Feldman Architecture – a talented team of architects with offices in San Francisco – designed and constructed the Open Box 2 residential project. The existing volumetric 1940s stucco house featuring small, dark rooms, was transformed into an elegant two story contemporary home. This involved a team that knew how to combine materials, textures and patterns to shape an outstanding modern home. “The main living spaces were opened up to allow the small house to feel more spacious than its modest 2000sf size. Also, the unfinished space on the ground floor was converted to create a new entryway, bedroom, bathroom, and family room. Finishes, such as Italian Oak cabinetry, light white oak floors, round glass tiles that add texture to the kitchen walls, all add up to an elegant, contemporary home. The feeling of spaciousness was further enhanced by introducing a strong connection to the outdoors. Carefully placed windows and skylights maximize sunlight, garden views, and privacy. Bi-fold glass doors in the family room open the room to a landscaped garden. A skylight hatch acts as a rooftop door leading to a view deck. This skylight, open stairs, and high windows all flood the interior of the house with daylight”, Feldman Architecture say. Located in San Francisco, California, the residence was completed in just a year, challenging designers and builders to work fast while maintaining high quality.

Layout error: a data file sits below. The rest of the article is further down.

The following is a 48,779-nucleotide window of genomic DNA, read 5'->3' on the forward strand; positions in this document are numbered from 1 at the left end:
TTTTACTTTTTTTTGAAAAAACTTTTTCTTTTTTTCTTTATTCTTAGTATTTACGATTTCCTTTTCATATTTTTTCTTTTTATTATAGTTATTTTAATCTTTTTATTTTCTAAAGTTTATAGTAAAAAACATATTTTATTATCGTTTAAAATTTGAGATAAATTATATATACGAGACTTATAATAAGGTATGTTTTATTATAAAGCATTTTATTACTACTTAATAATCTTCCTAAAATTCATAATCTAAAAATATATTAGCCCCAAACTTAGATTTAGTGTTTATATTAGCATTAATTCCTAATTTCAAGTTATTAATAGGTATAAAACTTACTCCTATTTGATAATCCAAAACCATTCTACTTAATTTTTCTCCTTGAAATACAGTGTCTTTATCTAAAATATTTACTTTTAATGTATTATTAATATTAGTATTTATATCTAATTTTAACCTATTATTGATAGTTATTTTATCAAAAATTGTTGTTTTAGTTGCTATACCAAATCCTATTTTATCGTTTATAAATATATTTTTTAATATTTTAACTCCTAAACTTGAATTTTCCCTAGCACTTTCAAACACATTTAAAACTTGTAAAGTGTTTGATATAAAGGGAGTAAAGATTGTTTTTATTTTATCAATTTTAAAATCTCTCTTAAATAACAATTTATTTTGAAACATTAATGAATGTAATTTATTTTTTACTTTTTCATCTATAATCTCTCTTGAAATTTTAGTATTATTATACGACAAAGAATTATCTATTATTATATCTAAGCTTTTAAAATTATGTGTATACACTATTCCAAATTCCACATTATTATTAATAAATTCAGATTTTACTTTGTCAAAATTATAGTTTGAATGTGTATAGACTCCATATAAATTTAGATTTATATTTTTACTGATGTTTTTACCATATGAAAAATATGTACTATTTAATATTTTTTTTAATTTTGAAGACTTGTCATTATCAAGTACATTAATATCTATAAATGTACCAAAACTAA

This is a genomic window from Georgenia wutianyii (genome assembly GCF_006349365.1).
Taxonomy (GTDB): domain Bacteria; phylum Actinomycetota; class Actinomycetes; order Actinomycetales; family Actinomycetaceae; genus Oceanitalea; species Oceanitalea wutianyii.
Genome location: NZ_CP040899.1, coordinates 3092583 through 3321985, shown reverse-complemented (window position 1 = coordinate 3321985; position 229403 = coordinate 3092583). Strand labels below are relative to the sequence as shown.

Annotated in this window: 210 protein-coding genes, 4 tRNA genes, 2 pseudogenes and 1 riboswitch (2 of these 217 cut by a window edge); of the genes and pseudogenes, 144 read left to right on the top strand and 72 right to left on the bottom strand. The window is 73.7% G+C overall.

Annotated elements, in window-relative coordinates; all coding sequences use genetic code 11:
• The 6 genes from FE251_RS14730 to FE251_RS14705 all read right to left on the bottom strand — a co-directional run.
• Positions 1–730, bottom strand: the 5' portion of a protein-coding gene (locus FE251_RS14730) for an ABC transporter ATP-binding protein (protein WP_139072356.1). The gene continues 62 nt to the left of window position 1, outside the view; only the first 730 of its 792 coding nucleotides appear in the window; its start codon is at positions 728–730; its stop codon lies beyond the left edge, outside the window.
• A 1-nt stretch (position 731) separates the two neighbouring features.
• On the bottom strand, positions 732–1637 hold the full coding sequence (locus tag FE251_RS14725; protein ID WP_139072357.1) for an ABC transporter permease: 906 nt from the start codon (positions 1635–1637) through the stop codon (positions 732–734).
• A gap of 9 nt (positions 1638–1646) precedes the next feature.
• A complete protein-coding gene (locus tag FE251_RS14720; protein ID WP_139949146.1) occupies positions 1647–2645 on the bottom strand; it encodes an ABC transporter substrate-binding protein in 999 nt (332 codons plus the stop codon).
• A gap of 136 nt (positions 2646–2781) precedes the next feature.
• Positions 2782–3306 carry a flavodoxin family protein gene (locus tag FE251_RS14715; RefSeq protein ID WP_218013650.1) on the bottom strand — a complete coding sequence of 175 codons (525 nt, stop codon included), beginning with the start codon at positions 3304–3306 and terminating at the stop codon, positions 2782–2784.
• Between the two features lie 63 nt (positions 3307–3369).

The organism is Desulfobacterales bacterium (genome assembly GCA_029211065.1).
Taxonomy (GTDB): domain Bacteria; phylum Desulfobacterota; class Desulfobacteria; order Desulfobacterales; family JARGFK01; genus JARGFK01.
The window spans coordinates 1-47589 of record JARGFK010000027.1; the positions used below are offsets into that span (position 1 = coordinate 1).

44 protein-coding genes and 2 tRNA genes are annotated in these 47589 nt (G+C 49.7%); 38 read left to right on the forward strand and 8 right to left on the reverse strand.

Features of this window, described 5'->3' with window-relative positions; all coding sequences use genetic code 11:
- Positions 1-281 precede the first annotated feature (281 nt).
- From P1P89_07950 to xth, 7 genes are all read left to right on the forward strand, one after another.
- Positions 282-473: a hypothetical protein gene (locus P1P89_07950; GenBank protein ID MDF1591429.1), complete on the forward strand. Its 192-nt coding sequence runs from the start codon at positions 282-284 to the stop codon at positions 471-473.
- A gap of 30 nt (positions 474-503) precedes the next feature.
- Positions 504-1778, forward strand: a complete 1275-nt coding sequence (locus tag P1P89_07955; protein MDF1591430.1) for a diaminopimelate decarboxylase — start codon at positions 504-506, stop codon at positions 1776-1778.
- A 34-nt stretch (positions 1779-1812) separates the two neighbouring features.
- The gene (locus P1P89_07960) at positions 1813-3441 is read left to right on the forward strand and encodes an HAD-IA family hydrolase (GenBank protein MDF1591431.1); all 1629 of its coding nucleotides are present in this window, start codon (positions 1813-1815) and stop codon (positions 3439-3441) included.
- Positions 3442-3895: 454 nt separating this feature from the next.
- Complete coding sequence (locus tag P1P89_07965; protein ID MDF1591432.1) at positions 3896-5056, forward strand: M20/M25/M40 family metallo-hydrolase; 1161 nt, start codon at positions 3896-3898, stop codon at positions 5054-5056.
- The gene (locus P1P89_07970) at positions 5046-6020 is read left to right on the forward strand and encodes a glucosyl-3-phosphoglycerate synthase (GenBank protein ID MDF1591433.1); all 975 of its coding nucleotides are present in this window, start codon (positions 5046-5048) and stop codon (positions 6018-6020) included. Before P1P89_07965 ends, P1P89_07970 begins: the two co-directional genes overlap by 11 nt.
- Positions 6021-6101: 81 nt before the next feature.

Value for money is not, and never was, the same as being cheap. Value for money means making the most of whatever budget is available. A good example of this is Hayes Primary School in London, by Hayhurst and Co. Having to contend with a tightly controlled 3 million local authority budget, they worked with the existing structure of the primary school to give it a much needed update. A striking polished stainless steel brise-soleil facade installed at the school’s entrance, gives the school’s many different buildings a sense of identity, while new classrooms have been created in a range of shapes and sizes, and are often flooded with natural light
An example of a huge success is Heneghan Peng Architects’ Giant’s Causeway Visitors’ Centre in Antrim, Northern Ireland. Using the large difference in level across the site, the architects created two folds in the landscape. Bold, but not conflicting with the rather bleak natural environment, these folds draw all the man-made areas together and create one fitting man-made break in the natural landscape. In the words of the architects themselves, There is no longer a building and a landscape, but building becomes landscape and the landscape itself remains spectacular and iconic